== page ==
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|Functional site class:||CtBP ligand motif|
|Functional site description:||The PxDLS motif is present in a number of nuclear proteins, including certain transcription factors and HDACs, that recruit CtBP (C-terminal binding protein) into nuclear complexes. CtBP has a generally repressive effect on transcription and must be removed to active CtBP regulated genes.|
|Description:||The PxDLS motif pattern is based on the conservation of reported sequence instances together with the structure of the CtBP domain in complex with a PxDLS peptide (1HL3 ). Beta-augmentation at the sheet edge places the peptide sidechains in specific places on the CtBP surface. Pro at position 1 makes an H-bond to strand edge backbone and fits in a hydrophobic pocket that will not accommodate other residues (Gly with no side chain may be the least disruptive). Position 2 contributes to beta augmentation so that the semiconserved sidechain is placed in a shallow hydrophobic pocket which also allows Glu due to proximity of surface positive charge. Position 3 is most often Asp, probably due to facourable charged residue proximity but is surface accessible and accepts some changes. Position 4 contributes to beta augmentation so that the sidechain enters a deep hydrophobic groove that fits to Leu and would probably allow Met but reject most other residues. Position 5 has a Ser-Thr preference but appears to accept R (as in HDACs) and some other mostly small residues. Following the core peptide there are clear preferences for Lys or Arg but these are not a strict requirement. However the conserved GLDLSKK motif in Hic1 is reported to bind CtBP but lacks Pro: Therefore for Gly at position 1 which must weaken the interaction, the motif in ELM requires C-terminal positive charge compensation.|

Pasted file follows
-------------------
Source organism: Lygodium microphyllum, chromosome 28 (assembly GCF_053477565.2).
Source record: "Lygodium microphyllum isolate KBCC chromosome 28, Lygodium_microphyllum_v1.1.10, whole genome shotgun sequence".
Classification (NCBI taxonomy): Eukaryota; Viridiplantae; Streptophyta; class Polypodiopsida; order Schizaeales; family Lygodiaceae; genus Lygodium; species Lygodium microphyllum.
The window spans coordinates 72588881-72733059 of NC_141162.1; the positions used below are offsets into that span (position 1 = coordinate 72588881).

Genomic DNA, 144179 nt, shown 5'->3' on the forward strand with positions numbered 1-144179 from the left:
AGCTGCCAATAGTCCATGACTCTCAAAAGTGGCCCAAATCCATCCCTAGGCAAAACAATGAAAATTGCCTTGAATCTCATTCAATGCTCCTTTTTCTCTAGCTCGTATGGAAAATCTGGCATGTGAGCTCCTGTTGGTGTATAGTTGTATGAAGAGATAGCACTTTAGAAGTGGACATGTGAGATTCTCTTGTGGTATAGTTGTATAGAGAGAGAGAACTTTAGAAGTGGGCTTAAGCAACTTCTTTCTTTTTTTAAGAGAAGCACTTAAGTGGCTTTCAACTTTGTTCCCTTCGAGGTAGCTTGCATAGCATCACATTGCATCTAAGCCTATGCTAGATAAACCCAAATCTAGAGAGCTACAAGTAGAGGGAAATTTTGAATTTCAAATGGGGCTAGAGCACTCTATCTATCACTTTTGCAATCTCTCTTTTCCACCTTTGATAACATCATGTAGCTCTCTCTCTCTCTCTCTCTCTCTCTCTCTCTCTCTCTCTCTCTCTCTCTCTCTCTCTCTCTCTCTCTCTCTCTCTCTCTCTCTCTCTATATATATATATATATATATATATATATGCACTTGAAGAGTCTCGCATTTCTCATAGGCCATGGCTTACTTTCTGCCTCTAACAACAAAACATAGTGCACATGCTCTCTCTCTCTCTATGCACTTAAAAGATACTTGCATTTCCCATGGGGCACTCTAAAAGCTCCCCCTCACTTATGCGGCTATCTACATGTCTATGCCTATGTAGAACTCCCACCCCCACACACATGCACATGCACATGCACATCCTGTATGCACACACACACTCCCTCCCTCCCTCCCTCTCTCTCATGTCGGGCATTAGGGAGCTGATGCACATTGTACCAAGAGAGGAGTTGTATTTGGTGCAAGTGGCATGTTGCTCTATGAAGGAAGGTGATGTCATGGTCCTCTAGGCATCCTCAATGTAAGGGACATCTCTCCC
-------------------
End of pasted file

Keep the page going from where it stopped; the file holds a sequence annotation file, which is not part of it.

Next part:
|Present in taxons:||Metazoa|
The CtBP (C-terminal binding protein) protein was first identified by Boyd at al. 1993 8440238, where a short region in adenovirus E1A was found essential in its interaction with CtBP. Deletion of this region in E1A resulted in increased transcriptional activity, suggesting that CtBP might be a co-repressor for E1A. Several eukaryotic proteins such as Hairy, Knirps, Ikaros, Polycomb and several zinc finger proteins interact with CtBP through a short motif with the consensus PxDLS (see review 11864595). CtBP is structurally related to dehydrogenases and is indeed a NAD-dependent dehydrogenase (12419229). CtBP interacts with the PxDLS motif through its dehydrogenase domain, in a NAD+ dependent manner. CtBP proteins dimerise (vertebrate CtBP1 and CtBP2 can homo or heterodimerise) and can simultaneously interact with two PxDLS containing proteins, e.g. with a DNA binding protein and a repressor. Binding to NAD+/NADPH aids dimerisation and therefore CtBP is sensitive to nutritional status (21281737). A second role for CtBP in Golgi membrane fission may not involve PxDLS motifs (16483777).
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